I have bipolar. My son is a high functioning kid on the autism spectrum...Pervasive Developmental Disorder (PDD)-not otherwise specified or Aspergers. in my opinion your son sounds more like my son that me as a kid. And I had BiPolar (BP) as a kid too.
  12. TerryJ2

    TerryJ2 Well-Known Member

    Welcome, Diane.
    You've got your hands full.
    Definitely, get neuropsychologist testing. Especially with-both sides of the family having chemical and neurological issues, you pretty much know what you see in your son.
    Don't worry if you can't get info from one side of the family. They may not have the right info anyway.
    Since your son did well on the Concerta, I would talk to the pediatrician about putting him back on something asap, that won't wear off at the end of the day. One thing we did (after the psychiatric hospital) was have difficult child on Adderall first thing in the a.m., and clonidine at night. It really took the edge off. We saw him smile at us for the first time in months.
    Have you tried any nutritional supplements? Does he have allergies? People with-Asperger's often have gluten allergies or celiac disease. You can look it up on line.

    Tell the pediatrician that s/he is the main medication prescriber (at this point, the only one) and you need help NOW.
    Later, when you get a psychiatrist, you will be trialing different medications and it will be a rough road, but it will be worth it. You're just starting out and it's very hard.

    Does your son respond well to therapy? Like, giving him calming thoughts he can use b4 class or a game so he doesn't have an anxiety attack?

    Boy, he sure sounds like my son.
  13. graceupongrace

    graceupongrace New Member


    Sorry you're having such a tough time. A difficult child at this age is like a typical teen (typical teen) x 10!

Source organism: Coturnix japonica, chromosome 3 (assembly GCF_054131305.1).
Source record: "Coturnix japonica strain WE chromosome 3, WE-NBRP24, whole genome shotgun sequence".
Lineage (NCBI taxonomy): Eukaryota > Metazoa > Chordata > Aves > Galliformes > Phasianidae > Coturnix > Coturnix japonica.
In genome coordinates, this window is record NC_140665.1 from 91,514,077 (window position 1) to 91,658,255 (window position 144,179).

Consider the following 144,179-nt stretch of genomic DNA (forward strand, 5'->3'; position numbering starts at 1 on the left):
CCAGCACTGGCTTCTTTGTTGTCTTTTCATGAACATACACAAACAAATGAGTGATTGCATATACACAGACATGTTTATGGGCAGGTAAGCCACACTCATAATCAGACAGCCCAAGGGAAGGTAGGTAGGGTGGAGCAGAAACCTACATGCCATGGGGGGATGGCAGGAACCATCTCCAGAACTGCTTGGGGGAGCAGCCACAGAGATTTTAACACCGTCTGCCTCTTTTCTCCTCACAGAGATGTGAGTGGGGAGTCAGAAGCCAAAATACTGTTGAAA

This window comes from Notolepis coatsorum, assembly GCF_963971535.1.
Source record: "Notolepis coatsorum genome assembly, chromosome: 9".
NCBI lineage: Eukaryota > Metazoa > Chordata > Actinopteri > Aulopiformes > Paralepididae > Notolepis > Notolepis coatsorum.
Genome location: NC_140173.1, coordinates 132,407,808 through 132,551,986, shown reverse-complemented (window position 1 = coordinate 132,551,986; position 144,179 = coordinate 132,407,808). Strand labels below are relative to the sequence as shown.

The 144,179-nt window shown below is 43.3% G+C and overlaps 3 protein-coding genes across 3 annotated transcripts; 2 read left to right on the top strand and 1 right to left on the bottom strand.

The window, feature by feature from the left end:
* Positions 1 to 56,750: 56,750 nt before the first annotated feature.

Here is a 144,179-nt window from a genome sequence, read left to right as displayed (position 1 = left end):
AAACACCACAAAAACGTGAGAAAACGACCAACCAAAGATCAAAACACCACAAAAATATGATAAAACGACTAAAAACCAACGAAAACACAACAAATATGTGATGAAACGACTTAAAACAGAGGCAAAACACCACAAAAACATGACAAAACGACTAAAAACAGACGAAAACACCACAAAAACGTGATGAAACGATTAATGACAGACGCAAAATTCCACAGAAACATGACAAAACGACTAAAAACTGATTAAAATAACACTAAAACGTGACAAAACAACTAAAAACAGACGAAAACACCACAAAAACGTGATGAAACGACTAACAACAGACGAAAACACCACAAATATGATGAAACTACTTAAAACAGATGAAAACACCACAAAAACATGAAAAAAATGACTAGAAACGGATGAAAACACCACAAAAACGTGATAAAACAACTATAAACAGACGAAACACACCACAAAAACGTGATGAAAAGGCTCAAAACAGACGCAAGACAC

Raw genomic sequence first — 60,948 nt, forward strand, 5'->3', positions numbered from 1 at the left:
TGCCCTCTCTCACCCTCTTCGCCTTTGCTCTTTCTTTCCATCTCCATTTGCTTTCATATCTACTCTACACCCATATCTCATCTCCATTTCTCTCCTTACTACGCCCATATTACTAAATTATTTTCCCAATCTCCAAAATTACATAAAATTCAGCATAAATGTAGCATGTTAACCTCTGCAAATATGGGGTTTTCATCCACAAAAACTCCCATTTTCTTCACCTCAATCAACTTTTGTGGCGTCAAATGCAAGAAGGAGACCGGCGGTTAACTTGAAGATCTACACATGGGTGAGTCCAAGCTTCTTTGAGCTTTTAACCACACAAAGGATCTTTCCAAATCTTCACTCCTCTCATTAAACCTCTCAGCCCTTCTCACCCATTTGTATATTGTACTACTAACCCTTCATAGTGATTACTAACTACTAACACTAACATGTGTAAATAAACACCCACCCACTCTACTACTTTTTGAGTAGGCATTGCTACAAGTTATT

The others have given you plenty of good advice. I'll just add that my son also was off the charts for ADHD. We switched from Concerta to Vyvanse a couple of years ago. It lasts much longer, and difficult child said he feels better on Vyvanse than Concerta. He still has plenty of difficulties. I want to scream a lot of the time too. But the medication change has made a difference, especially in helping him to stay focused during the whole school day.
    Both the symptoms and the diagnosis can evolve through adolesence. It's a journey.

  14. busywend

    busywend Well-Known Member Staff Member

    Welcome! Glad you found us!

    I would try something other than Concerta as well. My difficult child tried Ritalin, Concerta and Straterra before we found that Adderall did work - very well. The school phone calls stopped that day!
  15. DianeB

    DianeB New Member

    Another thought - My difficult child originally was prescribed Adderall at 6 yrs of age. About 6 months in I was walking him to school one day. He stepped off the curb without checking for cars. I, of course, grabbed his arm and pulled him back. There was a car coming. His response? "That car can't hurt me." As I asked him more questions, I became very afraid for him. His explanation was that his brain told him he can stop a car. His brain told him he could do anything. When I asked if his brain talked to him often, he said yes.

    Well, difficult child's hysterical mother threw the adderall away and had him back to the doctor that day. We stopped all medications for the summer, and once it came time to go back to school, Concerta did the trick. I watched him like a hawk, and it was a wonder drug for him for several years.

    I wondered then, and obviously now, if his hearing his brain talk to him was a precursor of things to come? Should I have pressed harder when it happened?

    For the record - it has never happened again, and he has been drug free for 3 years.

    I think his doctor and I are going to have a very long visit.
  16. SomewhereOutThere

    SomewhereOutThere Well-Known Member

    He may have been hallucinating because of the Adderrall. My son was awful on it--we threw it out. I think before you go medication hunting it's best to get that neuropsychologist evaluation. It may be an ADHD mimicker, in which case a stimulant could make him worse in the long run rather than better. It's a good idea in my opinion to go slow with the diagnosis. and medications. I think I went too fast with my son. We accepted the ADHD diagnosis. at once and put him on medications at age three. ADHD isn't his main diagnosis. I wish I could go back in time and slow it all down--get several opinions on what to do, research, and decide. If your son has something other than ADHD, stims can make him worse--after all, it's speed. My daughter, who abused drugs, used to get high with her friends on ADHD medications, with Adderrall being the drug of choice ($10 a pill). They would crush them in pillcrushers and snort them either alone or with other drugs. Be cautious and have your child re-evaluated before playing with medications. These are heavy duty medications. I know because I've tried most of them--some made me a lot worse rather than better.